I’m in a major dilemma. Do I follow my head or my heart? My head tells me that Spy is a bad person, but my heart says Spy’s a good person.
Piano’s answer? Spy’s a good person!
Hwan looks at Piano in wonder. Hmm, how can this boy be so certain about a person he has never met? Maybe he also possesses intuition and perception? Must be.
Even as she’s being discussed by the two most important guys in her life (she thinks her dad is dead), Eun-sung has gone to meet Most Important Guy No. 3. (Just writing that hurts. Poor Jun-se. And poor me. Took too many screencaps of
his face this scene and can’t decide which ones to use!)
Jun-se is beaming when he sees Eun-sung. Our angel isn’t just head over heels in love, he’s happy whenever he’s able to help her.
This time he tells Eun-sung that they will need to sue her stepmom in order to recover the insurance money. That will prove Eun-sung’s innocence. His lawyer friend will take up the case and she can pay him when the court awards the case in her favor.
(You know it’s not going to be that simple, right? And you know Jun-se’s involvement isn’t going to be merely finding a lawyer, he’s going to reach into his pocket and… Okay, enough. I can’t bear thinking of everything that he has done for her. Just hasten with the Eun-sung cloning, PLEASE!)
Jun-se’s initiative fills Eun-sung with hope. At least things aren’t as helpless as they had appeared last night.
Returning to work the next day, Eun-sung is walking hesitantly toward the second branch when she looks up and sees Hwan standing near the glass walls on the second storey. He is deep in thought at first and does not see her. Then he turns and their eyes meet across that glass expanse.
Ah, another scene that I love. Another reason why Brilliant Legacy gets more awesome by the minute. The writing and direction are first-class.
As he’s standing up there, a bird flies above Eun-sung and is reflected in the glass, right across Hwan’s silhouette. It’s blink and miss, but I saw it. Birds in flight always fill me with an unexplainable sense of joy and optimism.
Our wonderful manager (please clone and despatch him to every Jin Sung branch!) jokes about Hwan functioning like a robot without batteries. At that moment, who should walk in but the “batteries”; you can almost hear Hwan’s inner machinery revving the moment she appears.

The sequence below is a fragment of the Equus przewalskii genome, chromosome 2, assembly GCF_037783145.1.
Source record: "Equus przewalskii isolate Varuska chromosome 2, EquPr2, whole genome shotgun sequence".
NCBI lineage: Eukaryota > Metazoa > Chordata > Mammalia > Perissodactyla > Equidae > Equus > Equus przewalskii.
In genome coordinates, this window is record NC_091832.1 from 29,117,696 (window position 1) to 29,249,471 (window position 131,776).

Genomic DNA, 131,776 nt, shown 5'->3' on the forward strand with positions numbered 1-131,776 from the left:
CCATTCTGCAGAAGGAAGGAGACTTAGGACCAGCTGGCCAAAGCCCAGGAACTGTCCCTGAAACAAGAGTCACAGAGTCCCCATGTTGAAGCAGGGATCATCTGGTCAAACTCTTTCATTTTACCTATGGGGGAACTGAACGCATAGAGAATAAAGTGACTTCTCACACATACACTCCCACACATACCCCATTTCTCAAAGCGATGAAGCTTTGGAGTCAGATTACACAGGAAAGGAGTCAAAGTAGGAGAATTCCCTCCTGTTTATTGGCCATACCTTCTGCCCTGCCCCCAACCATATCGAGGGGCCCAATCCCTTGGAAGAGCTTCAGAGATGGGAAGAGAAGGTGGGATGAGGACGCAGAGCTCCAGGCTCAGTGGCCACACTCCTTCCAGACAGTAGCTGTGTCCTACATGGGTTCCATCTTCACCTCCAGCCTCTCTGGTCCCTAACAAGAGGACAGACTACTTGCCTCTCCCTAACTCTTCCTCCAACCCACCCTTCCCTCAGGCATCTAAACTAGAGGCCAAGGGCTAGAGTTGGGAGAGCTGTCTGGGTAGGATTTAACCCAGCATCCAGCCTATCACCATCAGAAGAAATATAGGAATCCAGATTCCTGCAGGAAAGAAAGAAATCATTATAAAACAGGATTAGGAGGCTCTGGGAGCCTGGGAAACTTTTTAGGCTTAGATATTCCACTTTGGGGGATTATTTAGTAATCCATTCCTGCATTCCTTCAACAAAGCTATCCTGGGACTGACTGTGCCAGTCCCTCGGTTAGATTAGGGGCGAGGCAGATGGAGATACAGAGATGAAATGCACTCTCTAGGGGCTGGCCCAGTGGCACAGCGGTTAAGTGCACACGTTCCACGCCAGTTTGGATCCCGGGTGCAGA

Ah, so you’re back after taking a one-day rest. Good! And just like that the manager dispels Eun-sung’s unease. (See what I mean about cloning him?)
Eun-sung tells Hwan tersely that she needs to talk to him. He follows her up to the rooftop terrace, his eyes fixed on her back but turning abruptly away whenever she looks in his direction. He does it so often in this episode it’s a wonder he does not get a crick in his neck!
She tells him that she’s back at work and he asks if she made another deal with Grandma. I’m not telling, she says. Fine, I don’t want to listen anyway, he snaps in pretend aloofness.
But what Eun-sung really wants to know is whether he saw her necklace. The answer, as we expect, is no. How can a battery-less Hwan spot something so small?
It’s payday and Hwan gives Eun-sung a cut of it as usual (he’s repaying her in instalments for breaking her phone long ago and for forcing her to pick up his drinks tab. Ah, royal jerk Hwan. A distant memory now, phew.)
You should buy something for Grandma, she urges. Then help me pick a gift, he replies gruffly.
And so we see our couple out on a pseudo date (because it’s not work-related, unlike all their previous outings). They eat ice cream and stroll the streets, Hwan oblivious to the fact that he’s wearing the same shirt as the mannequins he passes. (Compared to what the mannequin is wearing, Hwan’s pants are really too baggy, aren’t they? They make his hips look rather rotund.)
Passing a jewelry store, Hwan stops when he sees a necklace with a small heart pendant. That’s expensive and won’t please Grandma, Eun-sung says, not realizing he’s staring at it for another reason. It’s more practical to buy innerwear, she says.
So to a lingerie store they go. Just the kind of place Hwan enjoys (not!). Look at him squirming like he has never seen female underwear.
C’mon, Hwannie! You’re the only guy in your family; haven’t you seen these things flapping on the laundry line at home? Or is it because you are seeing them with Eun-sung? You’re so comical with your nose in the air. Why not act like the cool and unruffled guy you normally are? Feel the fabric, help her choose!
After buying woollen sleepwear for Grandma, their next stop is the florist. Hwan suggests roses (because don’t all women like roses?), but Eun-sung knows better. She has seen Grandma returning with armfuls of wildflowers during that one week they were staying together.
Wildflowers remind people of their past. They are comforting to old people for whom memories are so important.
The gifts bought, Hwan tries to prolong their “date” by asking Eun-sung to have dinner. You helped me choose the gifts, so it’s my treat. But she declines and he goes home dejected.